Loyola’s new interim law dean to focus on school’s visibility

The following article about Michael J. Kaufman, Loyola’s interim law dean, was published today in the Chicago Daily Law Bulletin.

Chicago Daily Law Bulletin.

The new leader at the helm of Loyola University Chicago School of Law is no stranger among the faculty and staff at the Philip H. Corboy Law Center.

Michael J. Kaufman, who assumed the role of interim dean of the law school on July 1, has taught at the school since 1986 and served as the associate dean for academic affairs for the past 11 years. He also directs the school’s Education Law and Policy Institute and its Institute for Investor Protection.

Kaufman fills the vacancy left by former dean David N. Yellen, who joined Marist College in Poughkeepsie, N.Y., as its president.

Prior to joining Loyola, the University of Michigan Law School graduate clerked for Judge Nathaniel R. Jones of the 6th U.S. Circuit Court of Appeals and practiced securities and civil rights litigation at Sachnoff & Weaver Ltd., now Reed, Smith.

In addition to instructing courses on civil procedure and education law and policy at Loyola, Kaufman is a public arbitrator for securities disputes and teaches bar exam review classes around the country.

Also included in Kaufman’s curriculum vitae are a wide variety of published works, including research in jurisprudence, securities regulation and litigation, civil procedure and education law and policy.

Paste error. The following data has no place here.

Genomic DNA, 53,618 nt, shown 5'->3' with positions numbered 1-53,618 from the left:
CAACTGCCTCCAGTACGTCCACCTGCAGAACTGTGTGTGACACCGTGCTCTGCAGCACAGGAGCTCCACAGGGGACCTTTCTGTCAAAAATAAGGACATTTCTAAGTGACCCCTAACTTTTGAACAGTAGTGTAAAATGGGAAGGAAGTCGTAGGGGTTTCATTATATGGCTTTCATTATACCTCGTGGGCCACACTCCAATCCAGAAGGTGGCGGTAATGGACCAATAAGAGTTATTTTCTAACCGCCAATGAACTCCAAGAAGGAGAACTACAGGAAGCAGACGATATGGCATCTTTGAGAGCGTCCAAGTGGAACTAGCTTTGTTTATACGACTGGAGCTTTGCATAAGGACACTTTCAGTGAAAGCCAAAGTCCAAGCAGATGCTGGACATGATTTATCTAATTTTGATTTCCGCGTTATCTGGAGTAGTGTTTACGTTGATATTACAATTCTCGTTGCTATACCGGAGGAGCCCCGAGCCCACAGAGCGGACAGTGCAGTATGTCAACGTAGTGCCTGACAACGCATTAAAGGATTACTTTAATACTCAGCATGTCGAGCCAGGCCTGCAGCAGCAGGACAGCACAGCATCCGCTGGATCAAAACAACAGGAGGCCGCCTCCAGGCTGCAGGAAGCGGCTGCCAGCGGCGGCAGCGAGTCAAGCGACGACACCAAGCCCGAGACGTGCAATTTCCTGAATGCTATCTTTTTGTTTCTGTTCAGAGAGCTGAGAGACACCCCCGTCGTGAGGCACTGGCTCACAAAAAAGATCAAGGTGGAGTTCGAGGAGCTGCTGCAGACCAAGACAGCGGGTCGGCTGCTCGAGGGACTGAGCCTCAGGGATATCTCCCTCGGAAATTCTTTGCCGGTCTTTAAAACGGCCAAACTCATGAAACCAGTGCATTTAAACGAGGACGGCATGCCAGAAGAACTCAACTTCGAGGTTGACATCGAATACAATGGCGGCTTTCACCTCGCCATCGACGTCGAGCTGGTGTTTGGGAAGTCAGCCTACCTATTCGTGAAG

While Kaufman brings decades of experience in the legal field to his new post, he said he thinks his time as a school board member will help him fulfill the position as interim dean. He served three terms on the Highland Park and Highwood District 112 Board of Education, including roles as the board’s president and vice president.

Kaufman said these roles provided him with the experience of taking in the concerns of a variety of different stakeholders while making leadership decisions — something he plans to do in his new leadership position.

“I learned through that process that a lot of what leadership is about is trying to find core strengths in an organization and really building on them and almost make any weaknesses irrelevant,” he said. “I’ve found that you have to do this in a shared, collaborative way with every imaginable stakeholder in an organization.”

Kaufman said he intends to help emphasize the school’s strengths, many of which he said relate back to the institution’s Jesuit foundation — which, Kaufman explained, calls for service to others and “caring for the whole person.”

“We say that we’re a home for all faiths or non-faiths. But it means something to be a Jesuit,” Kaufman said. “Some schools think that this is a three-year process of pure intellectual growth and see no connection between cognitive growth and emotional and social well-being growth. That’s not true empirically, that’s not true from research … that’s not true in our experience and it’s not true as part of our mission. We tend to every student as a whole person.”

Also chief among Kaufman’s goals is to make the school more visible, which is a buzzword he said is trending in education but has a specific meaning that he wants to make a priority at the law school.

“It’s a word now that means ‘making visible to multiple stakeholders through many media on the process and products of students and professional growth,’” Kaufman said. “What that means … is finding ways to make visible anything that anyone who cares about a school what happens in a school.”